Our Kennel

Akitsu Shikoku Ken is a small kennel located on Sanibel Island off the Gulf Coast of Florida. Our dogs also spend time at Dragonfly Brook Farm in the Monadnock Region of New Hampshire. “Akitsu” is Japanese for dragonfly. Our dogs love to chase the dragonflies found on both Sanibel Island and Dragonfly Brook Farm.

Why the Shikoku

We started planning our kennel when we acquired Dragonfly Brook Farm in 2011. The rural NH location provided plenty of space but also meant we had to be wary of predators such as the coyote packs we often hear howling nearby at night. After owning a Shiba Inu for fifteen years, we knew we wanted to continue working with the Japanese breeds.  We decided that one of the medium-sized Japanese hunting dogs would be best for our environment, and soon added two Shikokus to our family.  Our dogs have now followed us to Sanibel Island, where they enjoy chasing the lizards and crabs. Sanibel also welcomes dogs on all of its beaches, so our Shikokus have become expert swimmers.

In early 2013, we imported our first Shikoku, Setsuko (above left) from Akashima Kennel in Canada. As we got to know the Shikoku community, we learned that genetic diversity was essential to the viability of the breed in North America. This led us to Nico Reimerink’s Kasatori Sou Kennel in the Netherlands, and in late 2013 we imported Takahiro (above right) in a co-ownership with Katja Weber of Akashima Kennel. Both Katja and Nico have made invaluable contributions to the breed with their extensive efforts to import bloodlines from Japan and with the high quality of their litters.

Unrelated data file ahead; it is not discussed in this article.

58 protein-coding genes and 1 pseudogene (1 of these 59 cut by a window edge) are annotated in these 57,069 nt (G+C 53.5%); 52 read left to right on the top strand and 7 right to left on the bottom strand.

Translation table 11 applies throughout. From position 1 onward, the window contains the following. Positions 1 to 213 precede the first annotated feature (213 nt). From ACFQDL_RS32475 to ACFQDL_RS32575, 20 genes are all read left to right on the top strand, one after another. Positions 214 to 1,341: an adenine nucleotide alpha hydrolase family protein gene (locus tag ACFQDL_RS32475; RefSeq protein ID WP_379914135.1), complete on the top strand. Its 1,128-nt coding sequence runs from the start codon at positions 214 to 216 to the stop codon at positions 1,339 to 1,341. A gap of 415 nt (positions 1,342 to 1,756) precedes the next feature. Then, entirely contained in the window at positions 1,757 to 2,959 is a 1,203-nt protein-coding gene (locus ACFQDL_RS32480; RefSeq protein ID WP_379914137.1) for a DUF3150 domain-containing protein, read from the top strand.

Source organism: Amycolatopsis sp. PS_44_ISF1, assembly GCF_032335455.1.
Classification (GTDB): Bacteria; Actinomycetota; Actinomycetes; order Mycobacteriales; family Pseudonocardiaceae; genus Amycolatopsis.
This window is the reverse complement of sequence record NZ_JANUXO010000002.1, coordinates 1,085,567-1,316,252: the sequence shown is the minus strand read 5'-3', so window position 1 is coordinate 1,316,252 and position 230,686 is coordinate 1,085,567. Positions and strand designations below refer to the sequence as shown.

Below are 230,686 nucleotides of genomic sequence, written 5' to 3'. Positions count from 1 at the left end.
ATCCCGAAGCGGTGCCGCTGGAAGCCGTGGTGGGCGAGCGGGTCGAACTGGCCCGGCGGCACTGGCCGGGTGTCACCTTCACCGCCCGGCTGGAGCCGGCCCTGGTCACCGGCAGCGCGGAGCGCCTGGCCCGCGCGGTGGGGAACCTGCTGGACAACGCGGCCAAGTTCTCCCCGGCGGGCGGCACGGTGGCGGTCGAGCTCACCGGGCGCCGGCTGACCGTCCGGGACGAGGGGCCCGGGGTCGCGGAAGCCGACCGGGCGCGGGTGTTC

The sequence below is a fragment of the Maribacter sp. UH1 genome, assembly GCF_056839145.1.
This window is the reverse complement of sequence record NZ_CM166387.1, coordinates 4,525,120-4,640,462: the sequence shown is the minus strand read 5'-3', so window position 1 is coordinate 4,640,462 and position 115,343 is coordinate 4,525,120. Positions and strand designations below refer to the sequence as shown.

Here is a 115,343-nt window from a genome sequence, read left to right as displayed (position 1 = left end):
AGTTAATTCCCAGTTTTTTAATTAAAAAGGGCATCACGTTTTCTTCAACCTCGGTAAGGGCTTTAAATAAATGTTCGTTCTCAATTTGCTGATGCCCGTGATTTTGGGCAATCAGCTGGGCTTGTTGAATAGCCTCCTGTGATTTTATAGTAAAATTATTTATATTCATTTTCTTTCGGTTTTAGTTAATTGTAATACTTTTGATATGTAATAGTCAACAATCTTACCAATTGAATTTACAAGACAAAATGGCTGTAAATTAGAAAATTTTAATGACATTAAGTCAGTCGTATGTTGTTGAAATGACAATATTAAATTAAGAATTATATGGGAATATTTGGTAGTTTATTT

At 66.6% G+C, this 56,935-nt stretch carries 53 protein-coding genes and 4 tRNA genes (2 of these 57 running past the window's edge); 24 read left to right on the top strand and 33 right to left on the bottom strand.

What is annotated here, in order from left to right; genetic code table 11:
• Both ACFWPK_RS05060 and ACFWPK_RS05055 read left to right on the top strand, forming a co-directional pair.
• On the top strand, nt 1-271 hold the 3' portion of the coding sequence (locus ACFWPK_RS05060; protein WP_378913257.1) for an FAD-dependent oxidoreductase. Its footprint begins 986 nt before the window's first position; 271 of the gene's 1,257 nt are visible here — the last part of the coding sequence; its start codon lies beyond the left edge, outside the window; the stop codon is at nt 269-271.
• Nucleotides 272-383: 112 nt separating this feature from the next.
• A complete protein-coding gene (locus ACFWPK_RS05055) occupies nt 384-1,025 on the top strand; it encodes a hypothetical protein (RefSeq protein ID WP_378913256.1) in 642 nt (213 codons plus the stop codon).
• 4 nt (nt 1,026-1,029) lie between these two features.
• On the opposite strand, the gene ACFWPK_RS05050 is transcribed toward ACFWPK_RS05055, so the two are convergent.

“A Living National Monument”

The more that we learn about this fascinating breed, the more committed we become to preserving it from extinction. The Shikoku is descended from the native dogs that hunted with the Joman people seven thousand years ago, and the isolation of the Shikoku mountains in Japan has allowed them to retain a high degree of genetic integrity.  As we watch our dogs hunt, it is easy to picture their ancestors alongside the Jomon people.   The Shikoku is recognized as a “Living National Monument” in Japan, where the breed has been preserved by the dedicated breeders of the Nihon Ken Hozonkai (NIPPO). The Shikoku is now the rarest of the Japanese native breeds, with only 300 to 400 litters produced in Japan each year.  Outside of Japan the breed is even less common, with about a half-dozen litters per year in North America.

Our goal at Akitsu Shikoku Ken is to increase awareness of the breed and to contribute to the genetic diversity in North America. We prioritize health, temperament, and conformity to the Japanese standard. All of our dogs are considered members of our family, and our puppies are raised and well socialized in a home environment.

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